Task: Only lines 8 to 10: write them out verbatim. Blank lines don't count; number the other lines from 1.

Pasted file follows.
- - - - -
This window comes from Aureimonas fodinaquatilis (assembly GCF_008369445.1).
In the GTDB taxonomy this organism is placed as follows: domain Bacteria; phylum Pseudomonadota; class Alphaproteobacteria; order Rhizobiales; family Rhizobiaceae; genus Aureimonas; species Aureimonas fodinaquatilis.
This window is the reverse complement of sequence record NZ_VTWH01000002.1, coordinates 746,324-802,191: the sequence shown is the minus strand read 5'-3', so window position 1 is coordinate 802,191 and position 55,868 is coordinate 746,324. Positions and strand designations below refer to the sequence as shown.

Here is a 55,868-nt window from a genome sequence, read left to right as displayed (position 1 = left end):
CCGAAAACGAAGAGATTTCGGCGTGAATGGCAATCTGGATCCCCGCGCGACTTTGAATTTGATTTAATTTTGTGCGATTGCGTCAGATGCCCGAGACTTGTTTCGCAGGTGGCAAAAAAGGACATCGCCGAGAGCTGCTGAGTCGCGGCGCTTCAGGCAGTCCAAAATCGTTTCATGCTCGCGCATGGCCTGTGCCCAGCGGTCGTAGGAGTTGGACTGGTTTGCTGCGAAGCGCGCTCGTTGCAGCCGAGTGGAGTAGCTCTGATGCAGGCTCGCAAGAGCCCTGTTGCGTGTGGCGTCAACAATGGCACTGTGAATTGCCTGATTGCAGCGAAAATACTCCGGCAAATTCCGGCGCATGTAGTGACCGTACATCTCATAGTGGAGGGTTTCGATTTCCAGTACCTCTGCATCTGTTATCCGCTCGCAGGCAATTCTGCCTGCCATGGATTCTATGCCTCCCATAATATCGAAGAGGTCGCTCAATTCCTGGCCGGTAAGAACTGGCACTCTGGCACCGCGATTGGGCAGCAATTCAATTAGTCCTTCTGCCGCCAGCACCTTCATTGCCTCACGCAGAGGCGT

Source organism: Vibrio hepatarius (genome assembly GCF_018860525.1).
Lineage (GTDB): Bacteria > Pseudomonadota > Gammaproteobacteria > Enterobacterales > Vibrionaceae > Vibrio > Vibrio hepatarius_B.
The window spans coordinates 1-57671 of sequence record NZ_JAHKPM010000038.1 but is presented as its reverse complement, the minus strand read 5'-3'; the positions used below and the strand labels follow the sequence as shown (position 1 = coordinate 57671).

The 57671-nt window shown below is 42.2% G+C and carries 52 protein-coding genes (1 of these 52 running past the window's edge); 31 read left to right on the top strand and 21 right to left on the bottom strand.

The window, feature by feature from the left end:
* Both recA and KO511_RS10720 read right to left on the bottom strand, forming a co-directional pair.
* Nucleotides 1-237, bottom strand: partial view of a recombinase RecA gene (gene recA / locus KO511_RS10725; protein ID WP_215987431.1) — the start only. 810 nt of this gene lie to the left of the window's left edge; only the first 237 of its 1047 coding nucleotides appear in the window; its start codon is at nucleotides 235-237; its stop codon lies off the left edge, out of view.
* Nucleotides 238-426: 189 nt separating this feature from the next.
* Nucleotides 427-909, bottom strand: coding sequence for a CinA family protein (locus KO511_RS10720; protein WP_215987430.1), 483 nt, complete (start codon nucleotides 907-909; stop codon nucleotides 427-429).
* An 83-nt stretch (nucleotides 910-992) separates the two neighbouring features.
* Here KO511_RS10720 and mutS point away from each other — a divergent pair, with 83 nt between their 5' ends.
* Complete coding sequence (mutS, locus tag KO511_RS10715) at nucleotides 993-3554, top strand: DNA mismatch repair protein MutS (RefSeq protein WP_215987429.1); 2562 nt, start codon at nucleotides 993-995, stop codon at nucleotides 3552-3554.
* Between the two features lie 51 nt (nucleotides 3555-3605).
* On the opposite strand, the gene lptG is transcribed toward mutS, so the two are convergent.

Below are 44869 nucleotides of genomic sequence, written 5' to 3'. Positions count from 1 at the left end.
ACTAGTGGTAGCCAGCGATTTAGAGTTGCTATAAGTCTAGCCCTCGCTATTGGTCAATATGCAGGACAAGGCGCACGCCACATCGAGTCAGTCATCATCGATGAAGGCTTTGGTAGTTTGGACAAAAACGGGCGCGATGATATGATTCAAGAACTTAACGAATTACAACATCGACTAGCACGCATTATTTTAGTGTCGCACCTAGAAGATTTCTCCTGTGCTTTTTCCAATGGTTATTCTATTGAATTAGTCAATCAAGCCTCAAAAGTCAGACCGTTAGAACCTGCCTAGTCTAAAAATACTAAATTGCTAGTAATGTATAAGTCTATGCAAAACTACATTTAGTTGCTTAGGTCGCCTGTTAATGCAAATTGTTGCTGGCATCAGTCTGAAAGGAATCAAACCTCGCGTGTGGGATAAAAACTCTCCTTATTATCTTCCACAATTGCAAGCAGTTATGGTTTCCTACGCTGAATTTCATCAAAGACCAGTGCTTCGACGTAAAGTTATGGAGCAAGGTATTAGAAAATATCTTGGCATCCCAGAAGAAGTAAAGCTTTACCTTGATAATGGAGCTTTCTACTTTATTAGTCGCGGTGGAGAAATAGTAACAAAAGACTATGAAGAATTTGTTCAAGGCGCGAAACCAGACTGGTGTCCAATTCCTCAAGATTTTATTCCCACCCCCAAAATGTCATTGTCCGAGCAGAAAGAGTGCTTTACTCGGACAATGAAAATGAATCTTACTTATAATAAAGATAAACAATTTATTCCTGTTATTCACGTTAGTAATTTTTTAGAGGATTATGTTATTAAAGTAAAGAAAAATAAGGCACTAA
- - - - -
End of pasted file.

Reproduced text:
The window spans coordinates 1-57671 of sequence record NZ_JAHKPM010000038.1 but is presented as its reverse complement, the minus strand read 5'-3'; the positions used below and the strand labels follow the sequence as shown (position 1 = coordinate 57671).

The 57671-nt window shown below is 42.2% G+C and carries 52 protein-coding genes (1 of these 52 running past the window's edge); 31 read left to right on the top strand and 21 right to left on the bottom strand.

The window, feature by feature from the left end: